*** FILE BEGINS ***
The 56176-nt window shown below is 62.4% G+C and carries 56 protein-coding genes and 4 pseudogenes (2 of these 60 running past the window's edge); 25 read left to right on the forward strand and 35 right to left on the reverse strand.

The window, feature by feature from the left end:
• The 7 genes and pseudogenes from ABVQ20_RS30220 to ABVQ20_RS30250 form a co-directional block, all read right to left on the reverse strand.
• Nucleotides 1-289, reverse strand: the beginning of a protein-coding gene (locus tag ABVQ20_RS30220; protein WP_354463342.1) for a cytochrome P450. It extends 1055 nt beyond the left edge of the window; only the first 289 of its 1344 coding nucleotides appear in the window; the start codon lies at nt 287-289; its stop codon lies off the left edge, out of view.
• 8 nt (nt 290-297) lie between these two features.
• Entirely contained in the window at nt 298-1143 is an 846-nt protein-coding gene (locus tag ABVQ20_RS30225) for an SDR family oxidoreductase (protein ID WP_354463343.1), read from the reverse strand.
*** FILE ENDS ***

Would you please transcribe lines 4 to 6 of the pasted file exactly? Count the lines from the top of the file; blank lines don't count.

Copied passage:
• Nucleotides 1-289, reverse strand: the beginning of a protein-coding gene (locus tag ABVQ20_RS30220; protein WP_354463342.1) for a cytochrome P450. It extends 1055 nt beyond the left edge of the window; only the first 289 of its 1344 coding nucleotides appear in the window; the start codon lies at nt 287-289; its stop codon lies off the left edge, out of view.
• 8 nt (nt 290-297) lie between these two features.
• Entirely contained in the window at nt 298-1143 is an 846-nt protein-coding gene (locus tag ABVQ20_RS30225) for an SDR family oxidoreductase (protein ID WP_354463343.1), read from the reverse strand.